Jenefer McArthur wears a mask and talks with election officials through a clear partition as she signs in to cast her vote in the June 23 second primary at the Enka/Candler library in Buncombe County. Colby Rabon / Carolina Public Press

Important links to helpful sites

How do I find my N.C. county board of elections office?

Here’s a site to help you find your county board of elections office

How do I print a North Carolina absentee ballot request form?

Here’s a site to show you how to print an absentee ballot request form

What if I need to print it in Spanish?

Here’s a site to tell you how to print it in Spanish

I want to check my North Carolina voter registration. Can I do that online?

Yes, here’s a site to check your North Carolina voter registration

It turns out that I need to register to vote. Is there somewhere I can go online?

Yes, here’s a site to help you register to vote

How do I find my early voting site?

You can find you county’s early voting sites on the State Board of Elections website.

How do I track my by-mail ballot?

You can sign up for updates and tracking with BallotTrax, run through the State Board of Elections.

Basics of voting by mail in NC

Can I vote by mail?

Yes, but you need to figure out some other things first. Are you a registered voter? Check your voter registration. If you’re not registered at your current address, register to vote.  If you are registered, you can vote by mail, as long as you request a mail-in ballot in time.

So how do I request a mail-in ballot?

You can request an absentee-by-mail ballot online at the N.C. Board of Elections website. You can also submit a request by downloading the form or picking it up from your county county board of elections office, then returning it to that same office by email, mail, fax or in person. They’re also available in Spanish. You can also have your county board of elections mail you a request. 

Because voting by mail can take a while, we strongly recommend that you request a ballot as soon as you can. The first ballots are mailed out on Sept. 4, and are mailed out on a rolling basis through the by-mail request deadline, Oct. 27.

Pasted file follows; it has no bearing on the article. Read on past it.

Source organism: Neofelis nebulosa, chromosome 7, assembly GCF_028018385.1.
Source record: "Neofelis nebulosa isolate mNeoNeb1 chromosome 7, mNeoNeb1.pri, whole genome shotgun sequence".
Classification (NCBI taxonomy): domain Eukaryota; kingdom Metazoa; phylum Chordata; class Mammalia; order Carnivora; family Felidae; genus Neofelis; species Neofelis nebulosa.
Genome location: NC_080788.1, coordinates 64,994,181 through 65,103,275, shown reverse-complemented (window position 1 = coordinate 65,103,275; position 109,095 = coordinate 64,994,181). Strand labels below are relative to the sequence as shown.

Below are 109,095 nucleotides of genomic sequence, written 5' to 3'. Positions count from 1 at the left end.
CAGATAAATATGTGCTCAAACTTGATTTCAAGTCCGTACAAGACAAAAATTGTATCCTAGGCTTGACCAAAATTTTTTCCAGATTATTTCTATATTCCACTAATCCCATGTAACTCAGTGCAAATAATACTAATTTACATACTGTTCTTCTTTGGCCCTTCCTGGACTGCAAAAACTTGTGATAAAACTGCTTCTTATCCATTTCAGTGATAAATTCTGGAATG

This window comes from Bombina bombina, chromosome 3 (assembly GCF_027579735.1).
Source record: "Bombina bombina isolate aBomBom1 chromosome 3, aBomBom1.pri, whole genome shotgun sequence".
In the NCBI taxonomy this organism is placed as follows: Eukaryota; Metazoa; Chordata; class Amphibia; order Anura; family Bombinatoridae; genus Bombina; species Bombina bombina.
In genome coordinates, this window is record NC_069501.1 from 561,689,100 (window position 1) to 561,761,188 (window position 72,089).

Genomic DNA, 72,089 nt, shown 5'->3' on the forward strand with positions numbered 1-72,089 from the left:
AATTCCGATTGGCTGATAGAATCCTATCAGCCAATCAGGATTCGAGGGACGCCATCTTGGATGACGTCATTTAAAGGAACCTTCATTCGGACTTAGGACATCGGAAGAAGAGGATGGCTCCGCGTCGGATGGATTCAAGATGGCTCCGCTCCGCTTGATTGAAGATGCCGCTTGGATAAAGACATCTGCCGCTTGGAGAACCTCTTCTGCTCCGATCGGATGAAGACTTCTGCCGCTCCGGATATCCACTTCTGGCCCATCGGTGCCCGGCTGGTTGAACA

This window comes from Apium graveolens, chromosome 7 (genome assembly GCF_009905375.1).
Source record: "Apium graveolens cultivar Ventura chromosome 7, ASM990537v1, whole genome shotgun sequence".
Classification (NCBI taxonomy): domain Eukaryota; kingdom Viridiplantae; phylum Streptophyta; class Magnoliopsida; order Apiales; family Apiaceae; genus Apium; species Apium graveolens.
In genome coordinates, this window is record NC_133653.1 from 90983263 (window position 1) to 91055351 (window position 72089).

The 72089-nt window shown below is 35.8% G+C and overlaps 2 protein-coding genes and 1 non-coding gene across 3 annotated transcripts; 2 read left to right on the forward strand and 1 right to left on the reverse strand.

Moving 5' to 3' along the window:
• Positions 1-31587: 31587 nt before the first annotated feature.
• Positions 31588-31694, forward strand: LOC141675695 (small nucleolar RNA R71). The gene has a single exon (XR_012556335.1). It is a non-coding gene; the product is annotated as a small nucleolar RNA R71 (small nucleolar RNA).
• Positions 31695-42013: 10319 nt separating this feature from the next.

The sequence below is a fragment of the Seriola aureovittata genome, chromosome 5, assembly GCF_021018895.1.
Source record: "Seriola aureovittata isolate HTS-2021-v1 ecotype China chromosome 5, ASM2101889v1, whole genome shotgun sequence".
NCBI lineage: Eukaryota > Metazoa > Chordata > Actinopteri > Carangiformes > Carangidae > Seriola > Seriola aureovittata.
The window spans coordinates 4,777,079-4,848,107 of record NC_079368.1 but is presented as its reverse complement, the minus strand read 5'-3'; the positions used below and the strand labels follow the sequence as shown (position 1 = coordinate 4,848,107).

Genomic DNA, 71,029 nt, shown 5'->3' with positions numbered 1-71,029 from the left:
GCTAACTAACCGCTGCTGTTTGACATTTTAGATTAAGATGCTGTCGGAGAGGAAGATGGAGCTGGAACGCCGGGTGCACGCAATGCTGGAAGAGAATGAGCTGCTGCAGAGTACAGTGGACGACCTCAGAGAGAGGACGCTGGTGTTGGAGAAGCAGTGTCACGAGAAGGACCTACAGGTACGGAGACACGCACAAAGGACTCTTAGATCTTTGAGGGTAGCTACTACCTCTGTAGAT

Due to the time it takes to deliver and return a ballot by mail, elections experts recommend voters request their by-mail ballots no later than Oct. 15. If you plan to return your by-mail ballot in person to your county board of elections, you can request the ballot a bit later. 

How do I fill out a mail-in ballot?

Follow the instructions that come with your ballot. You will need one witness who is over 18 years old to sign off on the ballot envelope. The instructions will tell you more about who can act as a witness and where to sign. You will also need to sign your ballot envelope. 

If you make a mistake, tear up your ballot and request a new one. You can also vote in-person at an early voting site or on Election Day, Nov. 3.

How do I return a mail-in ballot? 

By mail or in person.

To mail your ballot back to your county board of elections, you’ll need your own stamp. To drop your ballot off in person, go to your county’s board of elections office before 5 p.m. on Election Day or drop it off at an early voting site in your county. You can also drop off a ballot for your spouse, sibling, parent, grandparent, child, grandchild, mother-in-law, father-in-law, daughter-in-law, son-in-law, stepparent, stepchild or legal guardian and vice versa. It is illegal for you to drop off anyone else’s ballot or for anyone else to drop off yours.